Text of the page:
“The knowledge that results from recognition… is not the same kind as the discovery of something new; it arises rather from a renewed reckoning with a potentiality that lies within oneself.”
(Amitav Ghosh, The Great Derangement: Climate Change and the Unthinkable)
By now, we know that what we call cinema is a moving centre. If it’s an industry, it booms and busts. The writing of its history speaks of avant-gardes followed by main flanks. When the Golden Age of Malay cinema recessed here in Singapore, it left behind a cultural desert and approximately five years ago, everyone was talking about our new wave until it was not.
This nation is an amnesiac one, where our public memories seem less like storage devices than they do a stuttering processor, a point within a system that remains off-limits and opaque to us but one we are nonetheless custodians of. Film is no exception, even in its scattered examples: the slow restoration of our cinema’s transnational, archipelagic origins, the discovery of Rajendra Gour as the first filmmaker of an experimental tradition, the stream of cinema’s exiles making their way home (the recent 2020 screening of banned lesbian mini-documentary Sambal Belacan in San Francisco (1997) — albeit to a quarantined reception — comes to mind). New exiles take its place too, from Tan Pin Pin’s To Singapore with Love (2013) and most recently, Ken Kwek’s #LookAtMe (2022).  
The “movements” of these films, to be certain, are not facts of any nature. We cannot fully know what currents they belonged to, simply because of heavy-handed bureaucracies and vexing myths of nationhood, and so on. But in that, we acquire an object lesson that burdens us: the fact of belatedness, that regardless of our best intentions, our films often feel like actions one step too late. Snippets of the past are received by the present for mourning and, without intervention, a future of unwilling forgetfulness.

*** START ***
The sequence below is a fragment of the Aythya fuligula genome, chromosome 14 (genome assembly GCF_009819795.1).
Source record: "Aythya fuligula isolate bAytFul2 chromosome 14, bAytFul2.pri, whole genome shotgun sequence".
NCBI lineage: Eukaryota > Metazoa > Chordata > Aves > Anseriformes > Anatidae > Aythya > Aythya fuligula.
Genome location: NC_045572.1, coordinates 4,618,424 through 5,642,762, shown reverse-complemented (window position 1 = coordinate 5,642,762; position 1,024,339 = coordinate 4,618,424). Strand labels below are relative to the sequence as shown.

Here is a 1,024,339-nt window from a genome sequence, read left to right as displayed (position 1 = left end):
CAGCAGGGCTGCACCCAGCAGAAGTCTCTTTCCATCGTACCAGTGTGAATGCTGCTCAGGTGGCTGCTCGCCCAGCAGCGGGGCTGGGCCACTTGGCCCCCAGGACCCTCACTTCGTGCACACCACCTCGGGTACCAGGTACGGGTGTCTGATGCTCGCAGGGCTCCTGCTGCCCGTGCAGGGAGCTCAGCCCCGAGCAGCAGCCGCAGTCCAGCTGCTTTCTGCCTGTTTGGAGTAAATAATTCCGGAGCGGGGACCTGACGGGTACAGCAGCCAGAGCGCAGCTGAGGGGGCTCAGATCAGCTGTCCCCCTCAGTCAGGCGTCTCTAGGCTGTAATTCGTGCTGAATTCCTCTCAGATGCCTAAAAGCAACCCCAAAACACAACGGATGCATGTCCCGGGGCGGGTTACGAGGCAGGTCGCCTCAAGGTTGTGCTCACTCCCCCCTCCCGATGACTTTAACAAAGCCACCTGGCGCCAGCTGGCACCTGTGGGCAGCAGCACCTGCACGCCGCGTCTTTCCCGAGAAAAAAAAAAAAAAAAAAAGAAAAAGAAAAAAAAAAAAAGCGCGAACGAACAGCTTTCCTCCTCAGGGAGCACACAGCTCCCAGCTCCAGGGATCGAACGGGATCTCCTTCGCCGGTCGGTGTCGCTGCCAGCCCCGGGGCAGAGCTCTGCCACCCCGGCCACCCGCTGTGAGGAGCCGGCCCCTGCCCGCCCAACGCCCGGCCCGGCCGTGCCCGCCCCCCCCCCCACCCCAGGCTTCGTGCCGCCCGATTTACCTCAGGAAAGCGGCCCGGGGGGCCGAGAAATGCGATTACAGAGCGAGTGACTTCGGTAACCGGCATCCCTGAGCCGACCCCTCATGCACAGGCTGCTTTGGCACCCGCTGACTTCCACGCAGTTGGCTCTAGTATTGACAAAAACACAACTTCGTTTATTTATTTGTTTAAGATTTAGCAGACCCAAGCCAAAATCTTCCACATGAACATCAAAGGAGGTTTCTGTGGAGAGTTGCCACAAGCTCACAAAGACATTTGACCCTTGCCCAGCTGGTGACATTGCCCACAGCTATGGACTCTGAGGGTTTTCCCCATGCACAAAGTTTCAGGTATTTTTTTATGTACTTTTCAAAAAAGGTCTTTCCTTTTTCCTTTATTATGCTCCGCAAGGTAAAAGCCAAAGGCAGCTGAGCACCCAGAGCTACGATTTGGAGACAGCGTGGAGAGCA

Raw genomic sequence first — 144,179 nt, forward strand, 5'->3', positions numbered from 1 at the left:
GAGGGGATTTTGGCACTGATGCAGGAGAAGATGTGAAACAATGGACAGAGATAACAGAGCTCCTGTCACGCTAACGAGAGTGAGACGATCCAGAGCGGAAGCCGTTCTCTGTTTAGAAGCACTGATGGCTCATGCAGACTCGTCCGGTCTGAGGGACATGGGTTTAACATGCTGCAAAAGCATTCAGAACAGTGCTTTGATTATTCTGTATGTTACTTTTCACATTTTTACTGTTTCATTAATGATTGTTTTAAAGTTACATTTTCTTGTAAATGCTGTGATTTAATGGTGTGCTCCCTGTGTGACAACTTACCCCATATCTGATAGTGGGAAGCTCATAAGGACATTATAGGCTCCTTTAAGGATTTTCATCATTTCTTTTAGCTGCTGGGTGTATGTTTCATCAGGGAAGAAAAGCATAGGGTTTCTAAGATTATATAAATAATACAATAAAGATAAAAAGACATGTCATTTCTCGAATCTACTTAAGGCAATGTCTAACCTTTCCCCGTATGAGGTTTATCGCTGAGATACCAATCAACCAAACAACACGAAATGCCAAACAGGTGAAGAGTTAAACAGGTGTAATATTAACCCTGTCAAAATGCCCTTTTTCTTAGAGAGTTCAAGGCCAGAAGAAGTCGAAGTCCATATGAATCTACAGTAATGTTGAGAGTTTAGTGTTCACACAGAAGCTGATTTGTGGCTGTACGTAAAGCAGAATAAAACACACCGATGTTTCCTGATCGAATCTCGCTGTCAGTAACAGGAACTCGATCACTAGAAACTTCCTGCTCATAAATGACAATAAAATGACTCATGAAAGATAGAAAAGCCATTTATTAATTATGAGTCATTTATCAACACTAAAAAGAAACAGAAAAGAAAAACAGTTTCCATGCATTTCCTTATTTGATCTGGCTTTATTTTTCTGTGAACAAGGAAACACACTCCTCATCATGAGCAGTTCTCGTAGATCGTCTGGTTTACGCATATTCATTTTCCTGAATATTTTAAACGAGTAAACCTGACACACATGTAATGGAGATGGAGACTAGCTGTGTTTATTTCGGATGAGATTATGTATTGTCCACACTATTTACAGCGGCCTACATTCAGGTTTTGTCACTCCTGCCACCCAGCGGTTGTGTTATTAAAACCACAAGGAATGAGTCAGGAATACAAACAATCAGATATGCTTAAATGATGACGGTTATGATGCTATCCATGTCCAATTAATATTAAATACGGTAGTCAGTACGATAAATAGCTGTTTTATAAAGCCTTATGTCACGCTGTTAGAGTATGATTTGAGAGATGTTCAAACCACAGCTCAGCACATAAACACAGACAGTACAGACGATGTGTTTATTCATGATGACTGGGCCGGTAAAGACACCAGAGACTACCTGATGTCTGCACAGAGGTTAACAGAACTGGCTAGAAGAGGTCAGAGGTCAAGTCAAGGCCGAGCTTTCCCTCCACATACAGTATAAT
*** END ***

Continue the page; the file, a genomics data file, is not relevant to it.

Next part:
I have been wondering if such a fact that we habitually experience as a curse might also be acquired as a form of parallel wisdom that requires its own maintenance. The curse: belatedness has seldom been a happy affair, and tends to reveal an ugly head but no body. We’re prone to underestimating just how unable we are to transcend our crises or their persistently bad-faithed agents. As a queer person who was present to view Sambal Belacan at its homecoming, we were certainly part of a moment more liberated than those before. But would the position of a queer life necessarily be freer, or would our oppositional habits and selves punch up higher? If it were, we might now, say, know how to skirt censorship (our own too) better, instead of being dealt better cards.
Belated films or late legacies may have been part of actions stopped prematurely, but they do not have to bind us to starvation. I’m keen on a set of tactics that attends to what’s in nearer sight, rather than resting amidst forward predictions and banking on the unwitting take-up of new burdens. While we continue to anticipate the moment of happening and hedge that against the frustration of delay, maybe with improving odds, something else is taking shape — a second recognition. Another object lesson: images often do not endure, but infrastructures perform slightly better.
I am writing this in a moment when the crises above are differently scaled, differently suffered through, and at a moment when the naked breakdown of the world has been belatedly recognised as its own crisis by the state after so much evasion. With a productive yet morbid vigour, that moving centre generates a new list of responsibilities—writing, producing, critiquing, programming, administrating—even as we are only faintly comprehending the instances where those responsibilities have been stubbornly ignorant of, and sometimes cruel towards, our collective wishes. What I try to describe are the things I have so far found at a slight remove from that abundance of attachments but feel common and faintly responsive, humming beneath the surface in a subcultural shelter.
“[…] contrary to what might seem as common sense, quiet must not be conflated with silence. Quiet registers sonically, as a level of intensity that requires focused attention.”
(Tina Campt, Listening to Images)